How I Spent June 2021


In terms of creative output, I spent most of the month working on something that I still can’t talk about. Just this week I sent it off for approval, so fingers crossed (and I mean that in the “good luck” sense, not the “everything I just said was a filthy lie” sense). In other news: progress on the next issue of Midnight Widows, and the beginnings of a short story (the present draft of which contains a placeholder line saying “WEREWOLF SEX GOES HERE” so you know it’ll be good).

Articles of mine published elsewhere this month:

Article topics for July and beyond:


June 2021: A Month in Horror


This month was not a happy one for the small-press horror community. On 10 June, author Janine Pipe announced that she was teaming up with Cynthia Pelayo on a book called Triple 9, which she described as “a Cop V Monster short horror story anthology”. Pelayo’s publisher Burial Day was set to put out the book. Less than 24 hours following this announcement, Pipe revealed that the project had been cancelled.

“It is with sadness I announce that this project is no longer going ahead”, she said. “Please make sure you all continue to support Cina in any way you can. I am crushed at what has happened.” The next day, Cina Pelayo published a blog post discussing the attacks that she had received, and which prompted her to cancel the anthology and end Burial Day; towards the end of the month she posted a further essay on related matters. Both posts are deeply personal pieces of writing on her part. I will offer no comment, merely encourage you to read her words which speak for themselves.

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Werewolf Wednesday: Elliott O’Donnell’s Luminous Lycanthrope (1912)

Elliott O’Donnell (1872-1965) was a writer who presented himself as something like a real-life version of the occult detectives found in Edwardian weird fiction. H published volumes of purportedly true supernatural encounters, not only describing the stories but providing his own theories as to the supernatural underpinnings. Across his oeuvre, he depicted a world haunted by many varieties of occult entity that he was nonetheless able to fit into a generally coherent theoretical framework.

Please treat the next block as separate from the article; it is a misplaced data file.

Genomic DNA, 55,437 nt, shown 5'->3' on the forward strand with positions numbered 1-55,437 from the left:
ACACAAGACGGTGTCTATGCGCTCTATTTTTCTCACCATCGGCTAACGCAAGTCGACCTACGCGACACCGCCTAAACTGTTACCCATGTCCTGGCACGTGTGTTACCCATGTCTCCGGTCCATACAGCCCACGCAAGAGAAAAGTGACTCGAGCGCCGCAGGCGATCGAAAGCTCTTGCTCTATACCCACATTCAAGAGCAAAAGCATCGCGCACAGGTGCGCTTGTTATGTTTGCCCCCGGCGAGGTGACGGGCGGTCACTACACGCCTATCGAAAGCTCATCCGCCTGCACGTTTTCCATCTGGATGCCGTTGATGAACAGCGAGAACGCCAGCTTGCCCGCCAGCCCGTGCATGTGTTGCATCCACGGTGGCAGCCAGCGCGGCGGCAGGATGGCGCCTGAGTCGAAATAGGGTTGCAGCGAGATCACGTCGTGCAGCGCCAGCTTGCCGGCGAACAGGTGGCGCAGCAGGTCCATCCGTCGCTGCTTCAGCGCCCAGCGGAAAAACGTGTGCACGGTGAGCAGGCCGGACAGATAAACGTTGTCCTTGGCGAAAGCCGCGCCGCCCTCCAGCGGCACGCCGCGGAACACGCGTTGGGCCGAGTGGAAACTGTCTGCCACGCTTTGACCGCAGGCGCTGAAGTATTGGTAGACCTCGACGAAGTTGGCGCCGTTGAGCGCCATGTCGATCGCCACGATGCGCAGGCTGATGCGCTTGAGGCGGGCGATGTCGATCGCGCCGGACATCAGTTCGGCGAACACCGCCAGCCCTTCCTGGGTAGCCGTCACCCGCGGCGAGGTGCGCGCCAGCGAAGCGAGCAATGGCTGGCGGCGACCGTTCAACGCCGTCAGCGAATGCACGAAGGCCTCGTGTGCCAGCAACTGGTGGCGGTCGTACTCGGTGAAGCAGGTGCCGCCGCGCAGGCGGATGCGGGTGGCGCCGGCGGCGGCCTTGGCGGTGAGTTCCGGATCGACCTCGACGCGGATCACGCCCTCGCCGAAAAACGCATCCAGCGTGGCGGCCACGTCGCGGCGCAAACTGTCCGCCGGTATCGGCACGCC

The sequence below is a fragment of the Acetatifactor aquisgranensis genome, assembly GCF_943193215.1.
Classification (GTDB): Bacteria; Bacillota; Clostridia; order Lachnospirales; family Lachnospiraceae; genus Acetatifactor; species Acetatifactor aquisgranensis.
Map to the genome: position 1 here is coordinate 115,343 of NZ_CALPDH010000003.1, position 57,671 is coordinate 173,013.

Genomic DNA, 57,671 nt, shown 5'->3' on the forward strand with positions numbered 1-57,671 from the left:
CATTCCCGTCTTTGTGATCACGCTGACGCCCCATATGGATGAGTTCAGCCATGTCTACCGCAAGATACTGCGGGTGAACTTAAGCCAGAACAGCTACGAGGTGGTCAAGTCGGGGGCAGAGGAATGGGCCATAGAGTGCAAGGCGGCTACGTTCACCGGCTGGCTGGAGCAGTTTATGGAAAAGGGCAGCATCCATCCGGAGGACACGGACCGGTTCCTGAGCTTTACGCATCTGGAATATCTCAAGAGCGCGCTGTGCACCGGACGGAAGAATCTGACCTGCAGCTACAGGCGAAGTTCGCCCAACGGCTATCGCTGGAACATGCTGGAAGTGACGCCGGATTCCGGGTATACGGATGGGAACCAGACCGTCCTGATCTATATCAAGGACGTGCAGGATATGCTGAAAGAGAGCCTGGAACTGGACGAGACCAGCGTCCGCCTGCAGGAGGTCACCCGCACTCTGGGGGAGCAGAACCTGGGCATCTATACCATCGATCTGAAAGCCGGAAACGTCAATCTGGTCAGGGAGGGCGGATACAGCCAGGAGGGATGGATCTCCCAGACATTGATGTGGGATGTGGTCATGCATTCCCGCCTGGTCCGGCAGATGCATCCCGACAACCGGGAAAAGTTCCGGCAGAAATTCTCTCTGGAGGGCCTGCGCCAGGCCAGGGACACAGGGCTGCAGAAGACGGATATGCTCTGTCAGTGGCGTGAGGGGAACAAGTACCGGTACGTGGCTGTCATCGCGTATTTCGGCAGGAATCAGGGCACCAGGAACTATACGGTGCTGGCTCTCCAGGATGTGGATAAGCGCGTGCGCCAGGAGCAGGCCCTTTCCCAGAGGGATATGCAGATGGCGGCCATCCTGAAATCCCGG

How seriously any of this should be taken is a matter of debate, however. His habit of removing names and locations (and therefore corroborating details) from the accounts he relates does not inspire confidence; not, indeed, does the fact that these narratives – even when supposedly recorded word-for-word from the people who shared them with O’Donnell – share a remarkably similar writing style. Whatever we make of his claims to veracity, however, we can hardly deny that his prolific output has earned him a place in the history of supernatural literature.

In his 1912 book Werwolves [sic] O’Donnell expresses a belief in the literal existence of these beings beings and dismisses as “grotesque and ridiculous” the idea that lycanthropy can be anything other than supernatural in origin. He acknowledges the possibility of psychological lycanthropy amongst the “bloodthirsty and ignorant” people of West Africa, but cannot see how such a thing could ever affect the “kindly and intelligent” populations of Germany, France and Scandinavia. In an idiosyncratic touch, O’Donnell speculates that certain werewolves may actually be the ghosts of people who showed a specific set of traits in life: